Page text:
The First Clash
Bantam, 2013 (2011)
Hardcover, Softcover, e-Book
Reviewed by Hilary Williamson
ames Lacey's gripping
The First Clash
The Miraculous Greek Victory at Marathon and its Impact on Western Civilization
' in some (but not too much) detail and gives the author's well informed view of why the Athenian win against the numerically superior Persians required seasoned veterans, strong leadership and good fortune ... but was not quite the miracle that it's been spun into since.
acey tells us that '
Twice the Persian armies came to conquer Greece. The first of these invasions ended when the Athenians wrecked a Persian army at Marathon.
' He comments that, though the second invasion (and the Spartan stand at Thermopylae) is better known, it was the first success by '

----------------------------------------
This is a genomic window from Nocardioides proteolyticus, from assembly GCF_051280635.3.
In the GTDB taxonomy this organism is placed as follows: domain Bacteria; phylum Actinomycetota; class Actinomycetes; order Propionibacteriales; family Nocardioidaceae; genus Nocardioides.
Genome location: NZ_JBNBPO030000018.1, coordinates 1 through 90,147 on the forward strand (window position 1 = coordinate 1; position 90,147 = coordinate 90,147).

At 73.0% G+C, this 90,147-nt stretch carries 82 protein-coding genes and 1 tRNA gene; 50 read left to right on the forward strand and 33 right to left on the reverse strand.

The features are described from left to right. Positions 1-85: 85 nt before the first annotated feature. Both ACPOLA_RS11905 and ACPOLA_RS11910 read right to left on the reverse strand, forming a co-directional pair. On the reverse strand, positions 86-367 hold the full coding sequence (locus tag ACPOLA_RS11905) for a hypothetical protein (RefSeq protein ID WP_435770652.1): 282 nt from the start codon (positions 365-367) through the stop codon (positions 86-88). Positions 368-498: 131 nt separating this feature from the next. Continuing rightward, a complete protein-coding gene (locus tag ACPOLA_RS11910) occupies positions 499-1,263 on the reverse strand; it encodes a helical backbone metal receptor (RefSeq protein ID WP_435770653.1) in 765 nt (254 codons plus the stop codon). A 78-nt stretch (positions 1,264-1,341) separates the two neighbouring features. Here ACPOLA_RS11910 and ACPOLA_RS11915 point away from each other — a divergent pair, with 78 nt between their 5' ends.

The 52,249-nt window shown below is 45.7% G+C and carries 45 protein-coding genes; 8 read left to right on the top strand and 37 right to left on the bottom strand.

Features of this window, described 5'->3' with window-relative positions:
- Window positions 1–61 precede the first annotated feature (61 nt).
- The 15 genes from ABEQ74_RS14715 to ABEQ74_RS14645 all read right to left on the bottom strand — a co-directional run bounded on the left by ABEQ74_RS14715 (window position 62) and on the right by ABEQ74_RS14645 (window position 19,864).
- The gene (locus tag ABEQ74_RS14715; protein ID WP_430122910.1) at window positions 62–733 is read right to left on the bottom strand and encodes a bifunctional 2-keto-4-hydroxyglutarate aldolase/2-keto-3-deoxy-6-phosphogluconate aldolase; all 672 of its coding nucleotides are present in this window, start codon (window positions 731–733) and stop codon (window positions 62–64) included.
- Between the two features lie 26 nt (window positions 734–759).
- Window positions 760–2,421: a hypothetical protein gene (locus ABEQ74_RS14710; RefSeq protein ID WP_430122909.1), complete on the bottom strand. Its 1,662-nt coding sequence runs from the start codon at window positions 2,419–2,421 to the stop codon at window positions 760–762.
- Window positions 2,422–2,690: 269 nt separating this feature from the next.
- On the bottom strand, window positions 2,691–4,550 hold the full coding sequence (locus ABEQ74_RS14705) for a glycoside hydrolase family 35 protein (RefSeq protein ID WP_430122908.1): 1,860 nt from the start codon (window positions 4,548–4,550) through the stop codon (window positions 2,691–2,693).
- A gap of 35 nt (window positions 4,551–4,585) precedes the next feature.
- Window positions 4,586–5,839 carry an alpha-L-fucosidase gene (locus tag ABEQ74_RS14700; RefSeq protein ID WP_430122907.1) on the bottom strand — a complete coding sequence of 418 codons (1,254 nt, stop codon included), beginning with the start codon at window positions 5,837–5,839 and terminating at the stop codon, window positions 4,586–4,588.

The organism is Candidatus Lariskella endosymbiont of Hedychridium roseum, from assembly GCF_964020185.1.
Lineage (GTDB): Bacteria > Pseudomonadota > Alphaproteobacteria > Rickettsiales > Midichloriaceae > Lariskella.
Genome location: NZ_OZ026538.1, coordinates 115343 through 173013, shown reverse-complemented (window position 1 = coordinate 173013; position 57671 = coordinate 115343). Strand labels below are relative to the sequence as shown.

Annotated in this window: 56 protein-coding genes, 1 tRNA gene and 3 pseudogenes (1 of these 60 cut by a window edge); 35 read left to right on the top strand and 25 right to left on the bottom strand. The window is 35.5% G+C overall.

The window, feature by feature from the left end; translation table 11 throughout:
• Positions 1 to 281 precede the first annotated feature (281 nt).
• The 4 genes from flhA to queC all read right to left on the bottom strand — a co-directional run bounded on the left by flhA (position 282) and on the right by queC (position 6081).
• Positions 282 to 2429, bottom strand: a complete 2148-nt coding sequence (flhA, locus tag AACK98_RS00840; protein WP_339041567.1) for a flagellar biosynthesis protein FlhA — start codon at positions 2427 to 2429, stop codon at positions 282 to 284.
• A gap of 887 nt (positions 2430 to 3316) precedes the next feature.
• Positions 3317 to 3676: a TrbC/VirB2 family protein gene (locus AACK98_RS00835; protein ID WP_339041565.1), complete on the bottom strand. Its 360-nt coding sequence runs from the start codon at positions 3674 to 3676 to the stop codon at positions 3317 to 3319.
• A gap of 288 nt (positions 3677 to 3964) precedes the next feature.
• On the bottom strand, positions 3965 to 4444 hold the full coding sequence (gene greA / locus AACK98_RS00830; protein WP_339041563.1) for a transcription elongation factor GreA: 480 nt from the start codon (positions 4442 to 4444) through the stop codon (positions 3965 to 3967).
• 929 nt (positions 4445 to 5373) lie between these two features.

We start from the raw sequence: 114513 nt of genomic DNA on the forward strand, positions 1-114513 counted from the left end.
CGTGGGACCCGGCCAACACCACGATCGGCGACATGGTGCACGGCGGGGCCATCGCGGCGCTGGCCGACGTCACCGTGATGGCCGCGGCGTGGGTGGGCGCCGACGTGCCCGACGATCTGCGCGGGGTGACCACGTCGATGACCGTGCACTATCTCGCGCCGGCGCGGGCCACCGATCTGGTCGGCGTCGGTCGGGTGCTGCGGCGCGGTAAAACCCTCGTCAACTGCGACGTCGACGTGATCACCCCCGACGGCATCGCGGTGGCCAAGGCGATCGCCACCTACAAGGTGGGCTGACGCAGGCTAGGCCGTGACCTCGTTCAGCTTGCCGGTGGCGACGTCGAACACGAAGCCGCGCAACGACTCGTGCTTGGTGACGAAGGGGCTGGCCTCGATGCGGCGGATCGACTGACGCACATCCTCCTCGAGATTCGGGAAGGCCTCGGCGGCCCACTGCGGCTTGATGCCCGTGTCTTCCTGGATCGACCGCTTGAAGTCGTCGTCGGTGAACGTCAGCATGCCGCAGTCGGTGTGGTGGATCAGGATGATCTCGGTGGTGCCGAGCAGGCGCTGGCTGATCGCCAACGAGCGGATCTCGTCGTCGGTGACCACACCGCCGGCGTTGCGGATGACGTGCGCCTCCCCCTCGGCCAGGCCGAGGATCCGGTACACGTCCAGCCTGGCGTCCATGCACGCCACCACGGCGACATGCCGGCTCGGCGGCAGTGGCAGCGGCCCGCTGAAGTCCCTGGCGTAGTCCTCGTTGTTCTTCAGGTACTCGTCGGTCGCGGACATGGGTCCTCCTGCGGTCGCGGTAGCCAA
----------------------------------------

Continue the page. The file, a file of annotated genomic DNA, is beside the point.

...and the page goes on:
an experienced and battle-hardened army
' that gave the Greeks the will to resist the second Persian attack. And the Battle of Marathon was '
the first major clash between a nascent Western civilization and the already old civilizations of the East.
eaders learn of the reign of Cyrus in Persia; how Darius rose to power in a crumbling empire; the huge discrepancy in wealth between mighty Persia and Athens; how the rule of Pisistratus advanced the Athenian economy; Sparta's military alliances in the Pelopennesian League; the genius of Cleisthenes and the impact of his new political organization; the question of who actually commanded the Athenian army at the Battle of Marathon; and the details of what led up to the conflict and the battle itself (including the weapons and armor used by each side).
hat difference did Marathon make to Western civilization? Lacey argues that it's hard to imagine how the '
great minds and independent spirits
' of individuals like Pericles, Aristotle, Plato and Socrates '
would have soared as slaves to a despotic empire ... Western civilization owes its existence to a thin line of bronze-encased "men as hard as oak" who went bravely forward against overwhelming odds, to victory and never-ending glory.
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